Lives of the fellows

David Vincent Bates

b.20 May 1922 d.21 November 2006
MRCS LRCP(1944) MB BCh Cantab(1945) MRCP(1948) MD(1954) FRCPC(1965) FRCP(1967) FRSC(1968) FACP(1975)

David Bates was a respiratory physiologist and epidemiologist who studied the effects of air pollution on health. He was born in West Malling, Kent, the son of J Vincent Bates, a physician, and Alice Edith née Dickins. His elder brother, John Alexander Vincent Bates [Munk’s Roll, Vol.IX, p.32], became a neurologist and a Fellow of the College. David was educated at Rugby and then studied at Cambridge. He interrupted his university studies to serve as a corporal in the Home Guard during the height of the Battle of Britain.

After qualifying and house jobs at St Bartholomew’s, he joined the British Commonwealth Occupation Force in Japan as an RAMC doctor, visiting Hiroshima in April 1946 and experiencing at first hand the devastation caused by the nuclear bomb blast of a few months earlier.

Returning to the UK, he joined the department of medicine at Bart’s, and under the mentorship of the professor, Ronald V Christie [Munk’s Roll, Vol.VIII, p.86], developed his interest in respiratory physiology. With Christie he wrote a number of seminal papers on the mechanics of breathing and the disturbances found in emphysema. The London smog of December 1952 became the stimulus for his interest in the effects of air pollution, which was to become a passion later in his career.

In 1955, Christie left Bart’s to become chairman of medicine at McGill University in Montreal, and he invited David to set up a clinical respiratory research unit. Now married to Margaret (née Sutton) and with two small children, David took up this position in the following year. He recruited a stellar group of researchers and the unit became the foremost in Canada, as the Meakins-Christie Institute. Fundamental research into many aspects of pulmonary function made the Institute a world leader in the field. David had the brilliant idea that differences in function in different parts of the lung might be revealed by inhaling radioactive xenon gas (133Xe) with external counting, leading to new information regarding regional lung function. He also began studying the effects of air pollutants, such as ozone, on lung function, using a plastic exposure chamber, where subjects could be studied over long periods, during rest and exercise.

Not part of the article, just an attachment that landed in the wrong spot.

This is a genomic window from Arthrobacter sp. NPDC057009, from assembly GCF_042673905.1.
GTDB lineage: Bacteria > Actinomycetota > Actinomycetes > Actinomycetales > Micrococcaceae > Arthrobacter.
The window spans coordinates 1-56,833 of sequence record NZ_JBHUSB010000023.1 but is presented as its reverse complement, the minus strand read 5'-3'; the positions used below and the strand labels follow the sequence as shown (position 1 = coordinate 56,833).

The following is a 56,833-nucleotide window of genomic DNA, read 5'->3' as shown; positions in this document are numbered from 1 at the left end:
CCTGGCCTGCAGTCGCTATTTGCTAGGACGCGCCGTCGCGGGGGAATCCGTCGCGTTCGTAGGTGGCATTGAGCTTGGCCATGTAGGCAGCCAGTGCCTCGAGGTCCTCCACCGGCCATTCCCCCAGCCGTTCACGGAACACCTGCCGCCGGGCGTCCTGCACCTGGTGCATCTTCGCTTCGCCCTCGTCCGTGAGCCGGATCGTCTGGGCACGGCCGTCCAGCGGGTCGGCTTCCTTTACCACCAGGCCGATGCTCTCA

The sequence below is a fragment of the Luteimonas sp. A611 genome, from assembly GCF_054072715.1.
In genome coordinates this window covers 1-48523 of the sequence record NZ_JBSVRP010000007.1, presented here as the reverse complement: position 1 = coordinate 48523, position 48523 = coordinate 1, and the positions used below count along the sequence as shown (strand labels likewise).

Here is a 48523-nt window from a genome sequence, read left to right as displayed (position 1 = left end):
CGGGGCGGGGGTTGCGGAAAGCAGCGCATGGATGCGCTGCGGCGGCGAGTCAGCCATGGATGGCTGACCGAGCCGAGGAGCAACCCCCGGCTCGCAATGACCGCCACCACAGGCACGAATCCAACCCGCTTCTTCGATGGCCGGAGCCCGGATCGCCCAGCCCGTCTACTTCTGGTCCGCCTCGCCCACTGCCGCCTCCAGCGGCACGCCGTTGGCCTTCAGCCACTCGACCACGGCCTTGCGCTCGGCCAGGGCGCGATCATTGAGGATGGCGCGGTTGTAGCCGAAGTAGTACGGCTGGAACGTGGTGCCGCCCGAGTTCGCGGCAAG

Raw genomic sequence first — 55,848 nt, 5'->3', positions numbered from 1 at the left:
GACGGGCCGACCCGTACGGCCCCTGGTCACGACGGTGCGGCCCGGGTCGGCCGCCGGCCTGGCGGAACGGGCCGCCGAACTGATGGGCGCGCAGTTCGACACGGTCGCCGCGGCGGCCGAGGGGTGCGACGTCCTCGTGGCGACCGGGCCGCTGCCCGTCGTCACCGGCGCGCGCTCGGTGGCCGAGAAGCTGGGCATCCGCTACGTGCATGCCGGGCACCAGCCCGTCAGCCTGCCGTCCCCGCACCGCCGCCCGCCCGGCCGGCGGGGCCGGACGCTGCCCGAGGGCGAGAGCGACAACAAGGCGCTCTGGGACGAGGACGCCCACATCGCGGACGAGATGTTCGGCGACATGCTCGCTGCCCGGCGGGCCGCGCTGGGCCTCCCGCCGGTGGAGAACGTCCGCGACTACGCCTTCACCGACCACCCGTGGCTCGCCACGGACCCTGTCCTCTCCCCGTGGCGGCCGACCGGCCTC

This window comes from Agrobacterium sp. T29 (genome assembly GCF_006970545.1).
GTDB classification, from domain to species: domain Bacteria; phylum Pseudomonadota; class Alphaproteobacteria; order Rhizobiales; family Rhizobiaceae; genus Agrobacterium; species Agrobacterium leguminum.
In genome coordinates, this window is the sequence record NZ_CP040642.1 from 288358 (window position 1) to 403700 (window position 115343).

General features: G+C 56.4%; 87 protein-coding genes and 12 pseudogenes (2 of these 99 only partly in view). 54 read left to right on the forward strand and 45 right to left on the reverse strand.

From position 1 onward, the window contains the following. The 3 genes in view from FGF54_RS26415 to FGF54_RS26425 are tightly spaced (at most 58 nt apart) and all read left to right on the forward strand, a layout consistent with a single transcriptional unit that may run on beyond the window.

Jonathan Meakins [Munk’s Roll, Vol.V, p.278], who had recruited Ronald Christie to McGill, had written an influential book in the 1920s – Respiratory function in disease (Edinburgh and London, Oliver & Boyd, 1925), and David decided that a modern version was required. Co-authored by Christie, and with the same title, it was published by Saunders in 1964, and eventually ran to four very successful editions.

His administrative skills were recognised early at McGill, and he was appointed associate dean of research in 1964, and chairman of the department of physiology in 1967. In 1972 he left McGill to become dean of the faculty of medicine at the University of British Columbia, charged with the task of doubling enrolment. Having sought to modernise medical education at McGill, he approached this appointment with great enthusiasm, and in short order effected many improvements. He saw the atrophy of academic medicine as a huge tragedy, depriving young physicians of a career in research, to the inevitable detriment of medical practice. He retired in 1987.

Throughout his career, up to the time of his death, he was deeply concerned with public aspects of environmental pollution. In addition to collaborative research with several international groups studying the physiological, developmental and epidemiological aspects of air pollution, he published two influential books, A citizen’s guide to air pollution (Montreal and London, McGill-Queen’s University Press, 1972) and Environmental health risks and public policy: decision making in free societies (Seattle, University of Washington Press, c.1994). His last paper, on ozone, was published in the Canadian Respiratory Journal just three months before he died. He also published two books of memoirs and poetry, both embodying his deep humanity and intellect.

In 2003 he was inducted into the Order of Canada, for his services to medicine. On receiving the American Thoracic Society’s highest honour, the Trudeau gold medal, he posed a number of questions to himself, of which the last was to whom his career should be attributed; he answered 'my wife'. Margaret and he had a long and happy marriage, with three children – Andrew, Elizabeth and Joanna.

David Bates died of metastatic colorectal cancer. There can have been few people who have achieved as much, whilst retaining their sanity and making no enemies.

Norman L Jones

[The Lancet 2007 369 184]

(Volume XII, page web)

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